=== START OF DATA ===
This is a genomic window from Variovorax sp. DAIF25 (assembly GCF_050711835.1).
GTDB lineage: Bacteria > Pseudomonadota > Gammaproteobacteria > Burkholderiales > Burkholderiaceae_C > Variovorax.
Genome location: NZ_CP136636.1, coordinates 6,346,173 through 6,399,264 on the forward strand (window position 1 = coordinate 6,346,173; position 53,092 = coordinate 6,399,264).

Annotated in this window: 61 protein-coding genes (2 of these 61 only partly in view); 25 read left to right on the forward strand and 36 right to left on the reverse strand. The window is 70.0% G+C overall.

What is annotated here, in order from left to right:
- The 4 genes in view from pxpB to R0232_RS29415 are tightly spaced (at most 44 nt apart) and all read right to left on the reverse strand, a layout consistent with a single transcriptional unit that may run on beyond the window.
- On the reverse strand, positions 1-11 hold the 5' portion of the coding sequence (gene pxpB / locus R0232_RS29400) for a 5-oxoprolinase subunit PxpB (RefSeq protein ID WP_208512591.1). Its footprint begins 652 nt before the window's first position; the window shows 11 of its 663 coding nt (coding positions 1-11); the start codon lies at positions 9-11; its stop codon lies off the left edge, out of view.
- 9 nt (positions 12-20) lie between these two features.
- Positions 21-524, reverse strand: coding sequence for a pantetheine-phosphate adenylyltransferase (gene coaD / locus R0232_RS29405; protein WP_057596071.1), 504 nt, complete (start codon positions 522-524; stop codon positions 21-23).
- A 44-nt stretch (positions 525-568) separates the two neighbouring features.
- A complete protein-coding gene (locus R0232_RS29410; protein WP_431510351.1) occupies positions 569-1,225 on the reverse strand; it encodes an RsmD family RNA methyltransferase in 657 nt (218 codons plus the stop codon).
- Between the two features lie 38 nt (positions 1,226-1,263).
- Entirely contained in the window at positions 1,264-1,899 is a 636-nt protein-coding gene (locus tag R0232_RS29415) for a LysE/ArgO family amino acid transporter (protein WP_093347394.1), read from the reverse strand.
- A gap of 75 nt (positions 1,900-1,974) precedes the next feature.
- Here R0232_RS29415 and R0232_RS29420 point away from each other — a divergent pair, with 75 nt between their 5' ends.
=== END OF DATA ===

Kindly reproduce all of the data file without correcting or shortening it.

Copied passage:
This is a genomic window from Variovorax sp. DAIF25 (assembly GCF_050711835.1).
GTDB lineage: Bacteria > Pseudomonadota > Gammaproteobacteria > Burkholderiales > Burkholderiaceae_C > Variovorax.
Genome location: NZ_CP136636.1, coordinates 6,346,173 through 6,399,264 on the forward strand (window position 1 = coordinate 6,346,173; position 53,092 = coordinate 6,399,264).

Annotated in this window: 61 protein-coding genes (2 of these 61 only partly in view); 25 read left to right on the forward strand and 36 right to left on the reverse strand. The window is 70.0% G+C overall.

What is annotated here, in order from left to right:
- The 4 genes in view from pxpB to R0232_RS29415 are tightly spaced (at most 44 nt apart) and all read right to left on the reverse strand, a layout consistent with a single transcriptional unit that may run on beyond the window.
- On the reverse strand, positions 1-11 hold the 5' portion of the coding sequence (gene pxpB / locus R0232_RS29400) for a 5-oxoprolinase subunit PxpB (RefSeq protein ID WP_208512591.1). Its footprint begins 652 nt before the window's first position; the window shows 11 of its 663 coding nt (coding positions 1-11); the start codon lies at positions 9-11; its stop codon lies off the left edge, out of view.
- 9 nt (positions 12-20) lie between these two features.
- Positions 21-524, reverse strand: coding sequence for a pantetheine-phosphate adenylyltransferase (gene coaD / locus R0232_RS29405; protein WP_057596071.1), 504 nt, complete (start codon positions 522-524; stop codon positions 21-23).
- A 44-nt stretch (positions 525-568) separates the two neighbouring features.
- A complete protein-coding gene (locus R0232_RS29410; protein WP_431510351.1) occupies positions 569-1,225 on the reverse strand; it encodes an RsmD family RNA methyltransferase in 657 nt (218 codons plus the stop codon).
- Between the two features lie 38 nt (positions 1,226-1,263).
- Entirely contained in the window at positions 1,264-1,899 is a 636-nt protein-coding gene (locus tag R0232_RS29415) for a LysE/ArgO family amino acid transporter (protein WP_093347394.1), read from the reverse strand.
- A gap of 75 nt (positions 1,900-1,974) precedes the next feature.
- Here R0232_RS29415 and R0232_RS29420 point away from each other — a divergent pair, with 75 nt between their 5' ends.